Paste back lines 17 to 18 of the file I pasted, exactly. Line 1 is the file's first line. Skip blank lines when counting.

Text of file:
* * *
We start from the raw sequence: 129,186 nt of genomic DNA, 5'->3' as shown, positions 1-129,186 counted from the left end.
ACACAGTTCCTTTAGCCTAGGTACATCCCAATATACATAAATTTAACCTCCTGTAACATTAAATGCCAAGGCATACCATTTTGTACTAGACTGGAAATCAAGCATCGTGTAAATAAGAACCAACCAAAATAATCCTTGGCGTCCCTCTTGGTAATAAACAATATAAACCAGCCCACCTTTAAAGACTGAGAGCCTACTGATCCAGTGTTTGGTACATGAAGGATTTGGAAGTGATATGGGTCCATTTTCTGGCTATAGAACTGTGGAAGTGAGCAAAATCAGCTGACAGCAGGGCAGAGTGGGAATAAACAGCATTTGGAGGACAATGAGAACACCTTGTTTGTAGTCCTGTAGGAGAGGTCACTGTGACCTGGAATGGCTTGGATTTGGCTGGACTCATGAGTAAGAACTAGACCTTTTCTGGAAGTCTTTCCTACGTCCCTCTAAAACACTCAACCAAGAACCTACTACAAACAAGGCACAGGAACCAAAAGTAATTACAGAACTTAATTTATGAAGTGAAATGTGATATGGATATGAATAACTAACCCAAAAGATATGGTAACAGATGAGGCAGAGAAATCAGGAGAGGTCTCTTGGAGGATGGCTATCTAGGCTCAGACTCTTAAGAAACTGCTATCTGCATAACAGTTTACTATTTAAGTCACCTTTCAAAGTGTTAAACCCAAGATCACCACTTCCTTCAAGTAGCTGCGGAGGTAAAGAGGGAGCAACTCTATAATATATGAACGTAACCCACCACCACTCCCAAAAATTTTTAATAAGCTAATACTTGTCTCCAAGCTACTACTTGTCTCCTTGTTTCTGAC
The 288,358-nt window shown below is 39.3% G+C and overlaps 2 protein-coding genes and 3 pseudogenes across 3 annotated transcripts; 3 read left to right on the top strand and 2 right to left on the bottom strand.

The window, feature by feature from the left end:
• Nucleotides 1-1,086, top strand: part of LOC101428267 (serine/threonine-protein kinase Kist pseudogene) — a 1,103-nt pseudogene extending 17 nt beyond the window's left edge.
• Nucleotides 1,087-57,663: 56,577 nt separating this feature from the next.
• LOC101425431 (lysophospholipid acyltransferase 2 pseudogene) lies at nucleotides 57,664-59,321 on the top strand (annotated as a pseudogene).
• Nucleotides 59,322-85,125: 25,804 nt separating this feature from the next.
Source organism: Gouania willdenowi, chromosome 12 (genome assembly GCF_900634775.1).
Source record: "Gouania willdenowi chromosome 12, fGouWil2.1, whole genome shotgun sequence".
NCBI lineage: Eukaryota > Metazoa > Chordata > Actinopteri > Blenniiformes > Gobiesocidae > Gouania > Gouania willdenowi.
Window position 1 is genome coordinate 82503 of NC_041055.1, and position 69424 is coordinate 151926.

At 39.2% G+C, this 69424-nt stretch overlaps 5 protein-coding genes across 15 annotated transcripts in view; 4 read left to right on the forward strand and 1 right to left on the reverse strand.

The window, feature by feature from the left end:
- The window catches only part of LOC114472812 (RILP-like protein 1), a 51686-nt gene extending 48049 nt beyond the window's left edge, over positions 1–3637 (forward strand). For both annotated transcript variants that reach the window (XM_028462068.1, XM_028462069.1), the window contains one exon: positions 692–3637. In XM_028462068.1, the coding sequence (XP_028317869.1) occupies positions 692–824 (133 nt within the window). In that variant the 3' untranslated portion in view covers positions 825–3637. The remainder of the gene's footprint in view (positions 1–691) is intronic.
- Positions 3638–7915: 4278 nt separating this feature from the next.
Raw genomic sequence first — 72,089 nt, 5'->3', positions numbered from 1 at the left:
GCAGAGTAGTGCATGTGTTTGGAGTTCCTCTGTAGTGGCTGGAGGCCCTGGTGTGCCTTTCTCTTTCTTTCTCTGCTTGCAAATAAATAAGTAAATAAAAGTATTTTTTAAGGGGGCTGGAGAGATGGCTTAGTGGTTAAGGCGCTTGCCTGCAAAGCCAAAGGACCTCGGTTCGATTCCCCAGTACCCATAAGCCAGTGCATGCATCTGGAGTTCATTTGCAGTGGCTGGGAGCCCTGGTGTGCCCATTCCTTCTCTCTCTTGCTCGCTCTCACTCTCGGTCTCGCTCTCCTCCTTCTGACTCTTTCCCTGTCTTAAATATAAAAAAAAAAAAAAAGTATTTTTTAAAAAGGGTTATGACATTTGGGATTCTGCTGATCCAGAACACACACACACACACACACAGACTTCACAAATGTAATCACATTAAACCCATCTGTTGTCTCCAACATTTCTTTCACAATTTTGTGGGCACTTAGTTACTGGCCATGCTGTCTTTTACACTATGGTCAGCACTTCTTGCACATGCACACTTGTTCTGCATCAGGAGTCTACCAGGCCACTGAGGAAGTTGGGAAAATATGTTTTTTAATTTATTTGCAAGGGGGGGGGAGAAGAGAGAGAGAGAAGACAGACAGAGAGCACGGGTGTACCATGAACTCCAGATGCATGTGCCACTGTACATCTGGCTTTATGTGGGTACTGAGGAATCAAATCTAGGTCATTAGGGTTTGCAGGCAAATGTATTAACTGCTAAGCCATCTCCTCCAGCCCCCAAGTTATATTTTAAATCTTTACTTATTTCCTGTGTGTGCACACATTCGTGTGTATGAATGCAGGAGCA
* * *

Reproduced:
Raw genomic sequence first — 72,089 nt, 5'->3', positions numbered from 1 at the left:
GCAGAGTAGTGCATGTGTTTGGAGTTCCTCTGTAGTGGCTGGAGGCCCTGGTGTGCCTTTCTCTTTCTTTCTCTGCTTGCAAATAAATAAGTAAATAAAAGTATTTTTTAAGGGGGCTGGAGAGATGGCTTAGTGGTTAAGGCGCTTGCCTGCAAAGCCAAAGGACCTCGGTTCGATTCCCCAGTACCCATAAGCCAGTGCATGCATCTGGAGTTCATTTGCAGTGGCTGGGAGCCCTGGTGTGCCCATTCCTTCTCTCTCTTGCTCGCTCTCACTCTCGGTCTCGCTCTCCTCCTTCTGACTCTTTCCCTGTCTTAAATATAAAAAAAAAAAAAAAGTATTTTTTAAAAAGGGTTATGACATTTGGGATTCTGCTGATCCAGAACACACACACACACACACACAGACTTCACAAATGTAATCACATTAAACCCATCTGTTGTCTCCAACATTTCTTTCACAATTTTGTGGGCACTTAGTTACTGGCCATGCTGTCTTTTACACTATGGTCAGCACTTCTTGCACATGCACACTTGTTCTGCATCAGGAGTCTACCAGGCCACTGAGGAAGTTGGGAAAATATGTTTTTTAATTTATTTGCAAGGGGGGGGGAGAAGAGAGAGAGAGAAGACAGACAGAGAGCACGGGTGTACCATGAACTCCAGATGCATGTGCCACTGTACATCTGGCTTTATGTGGGTACTGAGGAATCAAATCTAGGTCATTAGGGTTTGCAGGCAAATGTATTAACTGCTAAGCCATCTCCTCCAGCCCCCAAGTTATATTTTAAATCTTTACTTATTTCCTGTGTGTGCACACATTCGTGTGTATGAATGCAGGAGCA